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Topic: Your latest purchase (Read 124640 times) previous topic - next topic

Constantin

Here you go!


You are amazing. I wish I had known about either source. Much less waiting and the price is similar.

westfw

Look at what arrived, all within the last few "business days" (one on thursday, one on friday, one on monday, I think.)

(more pictures at the flickr page...)

Graynomad

Now what are you going to do :)

______
Rob
Rob Gray aka the GRAYnomad www.robgray.com

Osgeld

if its anything like the evalbot, your going to go to their website and hunt down the full stellarisware installer so you have the utilities that they require you to use but didnt include on the package specific install

just a heads up
http://arduino.cc/forum/index.php?action=unread;boards=2,3,4,5,67,6,7,8,9,10,11,66,12,13,15,14,16,17,18,19,20,21,22,23,24,25,26,27,28,29,30,86,87,89,1;ALL

westfw

Quote
Now what are you going to do

Sigh.  I have two problems:

1) I really don't have any projects in mind that need more performance than I can get out of an AVR.  So ARM is out there as the "must know" technology, and yet ... I don't really need it.  At least, this round of boards is starting to fulfill the promise of 32bit systems reaching the price point of 8bit systems.  If it's a choice between a $30 Teensy and a $30 Arduino, the choice is harder than picking between a $30 Arduino and a $50 Maple...

2) I'm a Mac.  Well, I'm not really STRONGLY Mac-centric, but my main computer is a Mac, and it is somewhat unexpectedly painful to give it up to go use one of the PCs or VMs instead.  This is one of the things that attracted me to Arduino in the first place: "You mean I don't have to spend the first couple of weeks just trying to make the tools work?  Sold!"  I already have CCS (ti), and CW (freescale), and AS6 (atmel) downloaded to the windows laptop, and they're sorta painful.  (The teensyduino SW is nice, though.)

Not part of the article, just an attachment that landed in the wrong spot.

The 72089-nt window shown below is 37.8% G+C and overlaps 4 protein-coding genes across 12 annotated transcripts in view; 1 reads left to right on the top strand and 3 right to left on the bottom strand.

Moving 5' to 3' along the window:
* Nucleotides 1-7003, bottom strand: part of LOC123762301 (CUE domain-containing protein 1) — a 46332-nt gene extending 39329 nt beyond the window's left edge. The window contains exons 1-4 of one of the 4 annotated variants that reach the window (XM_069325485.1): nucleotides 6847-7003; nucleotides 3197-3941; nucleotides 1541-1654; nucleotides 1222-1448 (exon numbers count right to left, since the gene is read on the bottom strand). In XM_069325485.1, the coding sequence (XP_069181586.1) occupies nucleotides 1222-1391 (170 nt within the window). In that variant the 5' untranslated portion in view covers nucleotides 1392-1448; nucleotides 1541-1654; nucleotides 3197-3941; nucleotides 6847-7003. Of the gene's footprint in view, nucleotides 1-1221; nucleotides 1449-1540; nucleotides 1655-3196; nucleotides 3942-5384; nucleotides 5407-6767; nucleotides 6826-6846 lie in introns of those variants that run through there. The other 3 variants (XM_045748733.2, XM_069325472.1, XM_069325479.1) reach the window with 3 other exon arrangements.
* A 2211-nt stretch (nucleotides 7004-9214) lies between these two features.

Osgeld

the windows lockdown is the worst part of most development tools, there are GNU TI tools but OMFG ... least their uploader program works with wine so you dont have to fire up a term, type in a novel of a command line, open up a new term, telnet to it, and then give the commands to erase and upload

but you will spend a week fussing around getting an old version of eclipse working with a hard to find plugin, matching versions, editing enviroments and general bullshit just to upload "hello world"
http://arduino.cc/forum/index.php?action=unread;boards=2,3,4,5,67,6,7,8,9,10,11,66,12,13,15,14,16,17,18,19,20,21,22,23,24,25,26,27,28,29,30,86,87,89,1;ALL

Graynomad

Quote
but you will spend a week fussing around getting an old version of eclipse working with a hard to find plugin, matching versions, editing enviroments and general bullshit just to upload "hello world"

I'm really really over that crap these days, spent half a lifetime frigging with paths and environment variables, and makefiles etc etc. Now I want a turn key environment or as near as damn it and I won't look at anything that's more trouble than that.

The Arduino is that of course and also I have been very happy with the LPC Xpresso environment. Not quite as easy but very close.

The SAM38XE looks like a great chip, if things turn out OK with the Due (and we get a proper IDE one way or another) I'll probably drop the LPCs.

_____
Rob
Rob Gray aka the GRAYnomad www.robgray.com

cjdelphi

I bought 10 shift registers and 5 flip flops for a whopping 4 dollars from ebay... thought they might come in handy one day,

westfw

Also bought a spot in Atmel's upcoming training seminar.  $99 should get me a day of class, lunch, an xmegaA3U Explained board, a jtagice3, and the syllabus look like it involves moving an app from xmega to sam3x, do it should provide useful data on whether the xmegas are "skippable"